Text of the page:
I've read some good things about James Peterson's "Essentials of Cooking." Has anyone out there seen/used it? Would you recommend it? I'm interested less in recipes than in his explanations of techniques (stocks, sauces, cutting up meat/fish, etc.). Are they logical and easy to follow? Do the pictures actually and accurately reflect what he's saying?
Thanks for any comments y'all might have.
And of course, if I *do* decide to buy it, I'll go to bn.com through chowhound!
Believe I read through it. It's big, white and full of good inforamation, if this is the one of which I'm thinking. I like the book because it does go over technique but not too much beyond some good, solid basics.
Now, another book that you might be fascinated with is called "Cookwise" by Shirley O. Corriher. She's a chemist and has an extensive background in cooking. The books is excellent because you see WHY foods do what they do and, therefore, what to do and not to do to get your desired results. That it's good for.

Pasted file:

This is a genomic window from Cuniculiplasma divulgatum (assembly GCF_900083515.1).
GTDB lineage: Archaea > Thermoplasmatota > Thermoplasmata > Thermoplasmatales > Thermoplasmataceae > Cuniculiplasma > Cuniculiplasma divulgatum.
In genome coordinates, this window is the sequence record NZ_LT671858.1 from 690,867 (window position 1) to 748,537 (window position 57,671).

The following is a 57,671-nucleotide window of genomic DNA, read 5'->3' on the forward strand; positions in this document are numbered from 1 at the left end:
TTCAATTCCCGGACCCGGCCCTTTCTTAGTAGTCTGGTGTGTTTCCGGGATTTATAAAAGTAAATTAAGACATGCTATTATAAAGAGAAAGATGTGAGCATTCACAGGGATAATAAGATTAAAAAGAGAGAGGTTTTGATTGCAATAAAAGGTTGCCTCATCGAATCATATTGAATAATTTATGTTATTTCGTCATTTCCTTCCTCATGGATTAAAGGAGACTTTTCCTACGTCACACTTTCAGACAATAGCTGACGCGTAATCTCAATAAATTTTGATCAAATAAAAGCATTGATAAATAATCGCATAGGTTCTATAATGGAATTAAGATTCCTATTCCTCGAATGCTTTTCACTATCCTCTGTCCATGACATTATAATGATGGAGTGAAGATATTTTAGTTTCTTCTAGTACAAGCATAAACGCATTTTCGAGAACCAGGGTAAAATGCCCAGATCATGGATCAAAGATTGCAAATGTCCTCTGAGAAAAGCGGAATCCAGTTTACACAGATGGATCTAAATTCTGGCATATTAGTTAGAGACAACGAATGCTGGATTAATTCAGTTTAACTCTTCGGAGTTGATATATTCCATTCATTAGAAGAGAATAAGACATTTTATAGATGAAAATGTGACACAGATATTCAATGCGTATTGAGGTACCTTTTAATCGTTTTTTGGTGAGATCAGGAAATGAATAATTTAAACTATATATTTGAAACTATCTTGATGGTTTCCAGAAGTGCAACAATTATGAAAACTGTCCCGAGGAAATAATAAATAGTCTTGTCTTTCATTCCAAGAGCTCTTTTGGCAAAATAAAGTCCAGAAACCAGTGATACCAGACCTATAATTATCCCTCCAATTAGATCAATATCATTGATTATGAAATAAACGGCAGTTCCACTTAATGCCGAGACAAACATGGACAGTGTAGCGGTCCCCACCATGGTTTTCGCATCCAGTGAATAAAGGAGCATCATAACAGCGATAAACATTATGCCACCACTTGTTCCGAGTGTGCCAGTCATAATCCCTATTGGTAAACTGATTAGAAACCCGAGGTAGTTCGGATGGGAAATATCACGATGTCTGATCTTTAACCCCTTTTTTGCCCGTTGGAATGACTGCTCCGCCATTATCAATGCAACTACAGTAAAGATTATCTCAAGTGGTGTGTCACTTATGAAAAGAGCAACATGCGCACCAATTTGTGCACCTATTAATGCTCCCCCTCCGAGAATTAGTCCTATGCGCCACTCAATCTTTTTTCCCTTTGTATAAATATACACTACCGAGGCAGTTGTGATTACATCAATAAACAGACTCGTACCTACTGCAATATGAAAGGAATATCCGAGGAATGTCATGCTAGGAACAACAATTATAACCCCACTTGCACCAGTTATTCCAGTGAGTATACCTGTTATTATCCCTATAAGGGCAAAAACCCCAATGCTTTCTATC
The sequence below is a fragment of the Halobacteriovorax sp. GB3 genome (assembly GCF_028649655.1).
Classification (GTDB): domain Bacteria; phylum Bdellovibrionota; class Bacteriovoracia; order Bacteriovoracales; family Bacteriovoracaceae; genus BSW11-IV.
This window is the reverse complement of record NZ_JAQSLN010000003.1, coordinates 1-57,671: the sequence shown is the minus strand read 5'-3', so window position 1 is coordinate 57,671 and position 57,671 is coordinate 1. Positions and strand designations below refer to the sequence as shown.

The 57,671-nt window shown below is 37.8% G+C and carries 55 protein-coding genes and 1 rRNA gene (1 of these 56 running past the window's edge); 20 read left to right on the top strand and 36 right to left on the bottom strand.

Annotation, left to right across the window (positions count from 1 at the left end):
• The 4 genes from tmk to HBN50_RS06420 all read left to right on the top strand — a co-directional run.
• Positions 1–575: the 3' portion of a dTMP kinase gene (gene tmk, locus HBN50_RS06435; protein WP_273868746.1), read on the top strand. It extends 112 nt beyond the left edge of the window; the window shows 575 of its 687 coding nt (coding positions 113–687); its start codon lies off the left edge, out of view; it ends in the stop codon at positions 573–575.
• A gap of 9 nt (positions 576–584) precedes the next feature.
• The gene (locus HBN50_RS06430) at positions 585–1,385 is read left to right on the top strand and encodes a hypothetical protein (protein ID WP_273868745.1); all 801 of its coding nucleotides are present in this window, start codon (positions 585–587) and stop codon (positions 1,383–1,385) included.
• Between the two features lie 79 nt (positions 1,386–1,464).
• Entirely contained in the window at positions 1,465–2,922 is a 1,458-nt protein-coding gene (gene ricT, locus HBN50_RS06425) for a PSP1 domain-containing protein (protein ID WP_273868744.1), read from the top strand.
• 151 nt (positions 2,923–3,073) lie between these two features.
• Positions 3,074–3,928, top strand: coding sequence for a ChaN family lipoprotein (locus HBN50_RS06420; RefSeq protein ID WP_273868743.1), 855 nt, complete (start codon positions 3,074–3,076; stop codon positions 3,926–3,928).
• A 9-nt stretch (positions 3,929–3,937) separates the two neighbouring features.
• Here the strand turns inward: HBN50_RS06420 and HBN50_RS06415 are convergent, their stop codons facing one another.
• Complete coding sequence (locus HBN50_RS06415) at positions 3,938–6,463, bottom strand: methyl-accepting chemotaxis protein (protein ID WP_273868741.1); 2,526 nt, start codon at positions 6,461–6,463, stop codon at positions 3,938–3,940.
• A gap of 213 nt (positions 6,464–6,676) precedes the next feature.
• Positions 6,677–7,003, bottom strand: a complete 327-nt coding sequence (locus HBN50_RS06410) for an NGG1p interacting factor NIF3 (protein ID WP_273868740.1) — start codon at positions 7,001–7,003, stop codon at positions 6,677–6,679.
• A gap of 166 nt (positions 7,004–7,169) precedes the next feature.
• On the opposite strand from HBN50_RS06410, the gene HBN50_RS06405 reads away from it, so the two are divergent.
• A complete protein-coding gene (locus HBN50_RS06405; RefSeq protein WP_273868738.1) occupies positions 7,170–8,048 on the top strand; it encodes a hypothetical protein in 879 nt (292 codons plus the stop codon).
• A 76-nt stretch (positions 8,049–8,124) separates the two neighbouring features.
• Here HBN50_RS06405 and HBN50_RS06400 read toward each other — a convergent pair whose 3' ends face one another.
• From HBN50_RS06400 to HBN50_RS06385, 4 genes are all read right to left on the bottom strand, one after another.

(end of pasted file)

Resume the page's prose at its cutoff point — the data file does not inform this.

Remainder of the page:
That she tends to scatter her information around makes it a tad difficult to navigate within the book, but otherwise I think it's the best I've seen yet on what's really going on when foods do their thing!
I'll second Keith. If its the book I think it is, then its quite useful. My father bought it for my stepmother recently, who has never had much time to cook, and she has been learning to make some wonderful dishes from its pages (and learning techniques). Great for a beginner cook, although if your an old hand you will probably find plenty to disagree with.
Susan writes: "And of course, if I *do* decide to buy it, I'll go to bn.com through chowhound!"
No, no, no! That's Amazon.com!